As an alternative, you can very easily spend the rest of your day in Dordrecht. Dordrecht has many beautiful historic buildings, the inner city harbors, as well as over 1,000 monuments, many of which have been converted to restaurants and museums. A few highlights are the Grote Kerk (Great Church), the old Mayor's House (Huis van Gijn), the Augustine Monastery (Het Hof), and the art collection at the Dordrechts Museum. The signposted walking route known as Dordrecht Round (Rondje Dordt) will take you past most of these. If you need a break from walking, you can take a boat tour through the old harbors, or maybe even relax with a pint of ale in the Statenplein, Scheffersplein, or Groothoofd squares. Whether you spend a half or full day, it will be time well spent!
Cost: Shopping and food costs, museum admission
How long to spend: Half day to full day
Hours: Market 8am - 5pm every Friday and Saturday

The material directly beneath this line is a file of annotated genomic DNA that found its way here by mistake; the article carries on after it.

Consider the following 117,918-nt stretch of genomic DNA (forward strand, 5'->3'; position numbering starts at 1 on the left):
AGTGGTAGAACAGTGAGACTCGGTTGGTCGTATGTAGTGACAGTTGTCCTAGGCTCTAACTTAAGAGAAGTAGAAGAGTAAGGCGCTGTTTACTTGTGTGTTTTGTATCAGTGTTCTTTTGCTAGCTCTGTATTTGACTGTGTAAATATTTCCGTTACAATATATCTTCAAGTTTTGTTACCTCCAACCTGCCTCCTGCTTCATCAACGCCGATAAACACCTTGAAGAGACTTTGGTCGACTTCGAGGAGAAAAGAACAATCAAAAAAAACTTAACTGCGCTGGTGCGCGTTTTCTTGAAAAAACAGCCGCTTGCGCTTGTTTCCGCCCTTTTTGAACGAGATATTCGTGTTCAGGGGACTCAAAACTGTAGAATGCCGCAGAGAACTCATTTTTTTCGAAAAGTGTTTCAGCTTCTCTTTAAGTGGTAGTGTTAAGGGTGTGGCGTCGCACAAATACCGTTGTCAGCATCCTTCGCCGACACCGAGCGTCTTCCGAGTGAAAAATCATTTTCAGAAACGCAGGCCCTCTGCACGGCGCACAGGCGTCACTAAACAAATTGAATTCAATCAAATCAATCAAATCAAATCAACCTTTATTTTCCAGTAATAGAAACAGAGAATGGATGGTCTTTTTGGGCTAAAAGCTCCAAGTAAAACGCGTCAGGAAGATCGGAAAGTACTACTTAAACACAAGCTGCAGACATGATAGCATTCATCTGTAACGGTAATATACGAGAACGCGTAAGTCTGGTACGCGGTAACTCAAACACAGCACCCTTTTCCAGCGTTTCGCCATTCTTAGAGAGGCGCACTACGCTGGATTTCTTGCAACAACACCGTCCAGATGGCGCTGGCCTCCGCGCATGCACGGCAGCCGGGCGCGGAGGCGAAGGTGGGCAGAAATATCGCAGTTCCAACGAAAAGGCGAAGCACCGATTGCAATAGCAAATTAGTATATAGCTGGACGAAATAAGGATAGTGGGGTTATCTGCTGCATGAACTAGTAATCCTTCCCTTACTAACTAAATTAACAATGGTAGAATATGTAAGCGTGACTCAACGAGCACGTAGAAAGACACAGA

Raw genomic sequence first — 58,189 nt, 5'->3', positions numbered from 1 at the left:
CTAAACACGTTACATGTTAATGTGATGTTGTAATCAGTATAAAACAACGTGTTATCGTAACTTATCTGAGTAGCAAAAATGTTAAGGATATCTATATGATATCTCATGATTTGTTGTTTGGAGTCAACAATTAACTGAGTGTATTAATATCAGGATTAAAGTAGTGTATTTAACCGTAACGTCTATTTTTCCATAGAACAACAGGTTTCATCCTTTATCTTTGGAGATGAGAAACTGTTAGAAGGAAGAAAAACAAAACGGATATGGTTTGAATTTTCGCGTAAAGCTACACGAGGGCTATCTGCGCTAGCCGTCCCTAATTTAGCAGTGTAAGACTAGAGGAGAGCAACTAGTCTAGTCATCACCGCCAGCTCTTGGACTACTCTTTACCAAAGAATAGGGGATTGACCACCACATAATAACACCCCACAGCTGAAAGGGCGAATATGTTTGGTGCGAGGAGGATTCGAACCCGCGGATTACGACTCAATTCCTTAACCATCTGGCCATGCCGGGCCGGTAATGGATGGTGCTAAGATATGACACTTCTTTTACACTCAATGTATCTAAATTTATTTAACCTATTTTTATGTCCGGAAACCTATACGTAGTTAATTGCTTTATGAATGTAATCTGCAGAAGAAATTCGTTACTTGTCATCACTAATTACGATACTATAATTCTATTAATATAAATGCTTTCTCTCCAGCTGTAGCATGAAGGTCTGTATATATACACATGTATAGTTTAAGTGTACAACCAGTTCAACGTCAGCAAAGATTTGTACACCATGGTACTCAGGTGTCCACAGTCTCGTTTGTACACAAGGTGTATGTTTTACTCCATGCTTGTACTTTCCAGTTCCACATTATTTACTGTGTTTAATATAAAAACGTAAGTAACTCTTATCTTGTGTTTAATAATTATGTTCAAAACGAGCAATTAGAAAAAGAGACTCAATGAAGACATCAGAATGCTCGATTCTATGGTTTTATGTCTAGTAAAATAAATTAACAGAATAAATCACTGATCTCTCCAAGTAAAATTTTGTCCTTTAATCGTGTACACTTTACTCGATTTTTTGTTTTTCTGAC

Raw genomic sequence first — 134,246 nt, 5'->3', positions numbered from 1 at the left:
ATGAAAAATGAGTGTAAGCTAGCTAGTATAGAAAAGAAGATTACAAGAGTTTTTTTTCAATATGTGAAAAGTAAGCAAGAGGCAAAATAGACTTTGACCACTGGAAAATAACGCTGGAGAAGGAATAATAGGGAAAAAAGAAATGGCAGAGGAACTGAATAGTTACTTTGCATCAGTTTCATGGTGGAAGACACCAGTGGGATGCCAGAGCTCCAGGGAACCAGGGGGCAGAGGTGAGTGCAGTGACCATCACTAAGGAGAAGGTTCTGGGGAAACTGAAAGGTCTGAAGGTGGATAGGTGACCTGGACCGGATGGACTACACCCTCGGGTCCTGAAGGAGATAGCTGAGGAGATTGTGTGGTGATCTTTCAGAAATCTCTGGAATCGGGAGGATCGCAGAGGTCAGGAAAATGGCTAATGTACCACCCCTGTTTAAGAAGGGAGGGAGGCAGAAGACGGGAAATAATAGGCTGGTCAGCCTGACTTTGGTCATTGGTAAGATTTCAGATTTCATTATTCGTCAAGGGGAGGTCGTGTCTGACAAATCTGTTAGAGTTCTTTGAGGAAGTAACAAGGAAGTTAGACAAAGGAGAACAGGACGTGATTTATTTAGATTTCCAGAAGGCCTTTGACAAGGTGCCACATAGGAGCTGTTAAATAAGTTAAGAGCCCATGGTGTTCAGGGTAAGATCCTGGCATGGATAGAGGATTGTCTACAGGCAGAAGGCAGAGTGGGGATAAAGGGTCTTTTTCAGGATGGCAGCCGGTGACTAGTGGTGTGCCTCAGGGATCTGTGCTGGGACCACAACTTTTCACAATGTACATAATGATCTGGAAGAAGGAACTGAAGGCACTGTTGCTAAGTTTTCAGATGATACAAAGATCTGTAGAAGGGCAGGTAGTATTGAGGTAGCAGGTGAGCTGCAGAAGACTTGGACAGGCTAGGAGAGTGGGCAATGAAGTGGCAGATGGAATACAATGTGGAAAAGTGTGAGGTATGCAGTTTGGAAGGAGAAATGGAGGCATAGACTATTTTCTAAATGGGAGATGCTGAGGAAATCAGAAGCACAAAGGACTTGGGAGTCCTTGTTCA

How to get there: 1 hour by car to Dordrecht from Amsterdam. Train to Dordrecht from Amsterdam Central Station takes about 1 1/2 hours.
5. Efteling Amusement Park
This Fairy Tale Amusement Park will bring out the kid in you!
Just an hour south of Amsterdam lies this little gem of a place that will bring a smile to your face and put a skip in your step. You can easily do this in one day and be back in Amsterdam by dinner. Efteling is a fantastic option if you're looking to give the kids a break from museums and walking tours. But don't get me wrong, Efteling has plenty for us "big kids too!
Worth mentioning are the Water Coaster, Wooden Roller Coaster, Indoor Coaster (pitch black!), and the "Barron" Dive Coaster, which stops at the edge of a 90 degree drop and hangs there for what feels like an eternity before plunging you into a mist filled tunnel that you can't see the bottom of!